Enjoy, you just bought an outstanding kayak!
A different kayak, a tempest kevlar, but thanks on the inner tube rubber heel pad, I wouldn’t have thought about that.
The carbon belongs on the outside where
its compression strength is most effective. Kevlar is a lousy outside layer because it has low compression strength, but when used inside, its high tension strength prevents boats from breaking inward. These facts are not going to change, no matter what QCC chooses to do. Get a copy of Walbridge’s Boat Builders Manual and read it.
well my personal
observation is that kevlar was best on the outside when I smacked the inside corner of a concrete pool edge when doing a fast roll. ~1" of gel cost chiped off and the kevlar was exposed with not even a scratch on the epoxy coat or fractures in the kevlar cloth. I think carbon would of likely shown some fracture lines under the same conditions. That is based on my experience with “fiberglass” surfboards.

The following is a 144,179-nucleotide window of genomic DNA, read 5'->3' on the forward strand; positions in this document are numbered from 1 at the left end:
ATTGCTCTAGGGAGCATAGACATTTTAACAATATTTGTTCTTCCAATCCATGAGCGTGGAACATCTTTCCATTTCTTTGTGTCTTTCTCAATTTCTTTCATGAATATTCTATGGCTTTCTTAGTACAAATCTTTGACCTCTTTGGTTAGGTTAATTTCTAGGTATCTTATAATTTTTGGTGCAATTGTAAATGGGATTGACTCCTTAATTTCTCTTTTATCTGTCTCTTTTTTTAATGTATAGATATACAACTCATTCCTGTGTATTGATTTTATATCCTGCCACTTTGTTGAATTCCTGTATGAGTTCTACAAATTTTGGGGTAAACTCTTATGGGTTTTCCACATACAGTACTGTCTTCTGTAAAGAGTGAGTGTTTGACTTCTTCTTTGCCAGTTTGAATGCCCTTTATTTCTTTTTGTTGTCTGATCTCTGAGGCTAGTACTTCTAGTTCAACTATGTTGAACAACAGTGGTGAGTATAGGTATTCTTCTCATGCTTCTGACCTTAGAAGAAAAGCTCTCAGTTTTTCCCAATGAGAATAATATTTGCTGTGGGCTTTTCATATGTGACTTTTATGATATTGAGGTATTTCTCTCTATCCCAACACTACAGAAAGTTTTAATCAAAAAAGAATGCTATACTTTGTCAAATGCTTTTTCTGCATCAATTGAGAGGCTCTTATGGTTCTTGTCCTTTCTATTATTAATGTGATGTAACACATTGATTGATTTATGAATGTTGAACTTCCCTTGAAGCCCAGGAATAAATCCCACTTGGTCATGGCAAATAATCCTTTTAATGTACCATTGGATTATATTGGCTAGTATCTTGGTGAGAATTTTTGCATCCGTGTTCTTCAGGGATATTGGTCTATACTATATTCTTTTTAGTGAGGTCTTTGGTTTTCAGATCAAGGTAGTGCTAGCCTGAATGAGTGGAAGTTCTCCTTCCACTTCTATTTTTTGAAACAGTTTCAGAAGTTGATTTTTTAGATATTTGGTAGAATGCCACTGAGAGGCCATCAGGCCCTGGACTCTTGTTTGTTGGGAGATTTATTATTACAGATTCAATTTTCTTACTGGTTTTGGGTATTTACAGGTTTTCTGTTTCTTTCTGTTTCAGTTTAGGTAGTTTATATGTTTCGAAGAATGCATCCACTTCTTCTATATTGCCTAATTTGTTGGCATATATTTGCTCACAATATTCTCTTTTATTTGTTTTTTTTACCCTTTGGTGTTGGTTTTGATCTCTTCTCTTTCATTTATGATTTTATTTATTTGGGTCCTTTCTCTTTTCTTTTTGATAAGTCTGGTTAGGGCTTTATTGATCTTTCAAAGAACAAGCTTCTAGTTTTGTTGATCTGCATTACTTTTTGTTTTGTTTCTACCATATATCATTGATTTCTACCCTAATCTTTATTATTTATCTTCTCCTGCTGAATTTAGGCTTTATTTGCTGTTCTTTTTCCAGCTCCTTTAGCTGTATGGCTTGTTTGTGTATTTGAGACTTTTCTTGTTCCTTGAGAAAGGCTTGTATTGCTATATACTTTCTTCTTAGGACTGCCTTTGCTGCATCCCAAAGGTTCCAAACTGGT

just make sure
you use a “water proof” contact cement, not all are.
That only shows how gelcoat chips.
The epoxy paint on my slalom boat chips off the underlying S-glass in a similar way.
The carbon/S-glass out, Kevlar in rule has been derived over decades of collective experience of builders making boats for whitewater. It is true that when a WW boat takes a shot to the hull, the S-glass surface layers may crack a little, but the Kevlar underneath keeps the boat together. If the boat were built the other way around, the same blow would crack the S-glass inward, and possibly tear the overlying Kevlar.
QCC is making boats for different conditions. Maybe there is something about having the carbon inside that pleases them. But they’d go broke laying up whitewater boats that way.
The arguments from internet
experts continues!!! I knew this would happen here.
Well, as I recall, Salty, you would
rather just skip the Kevlar entirely. But if someone has to have it, inside is best.
Epic does it right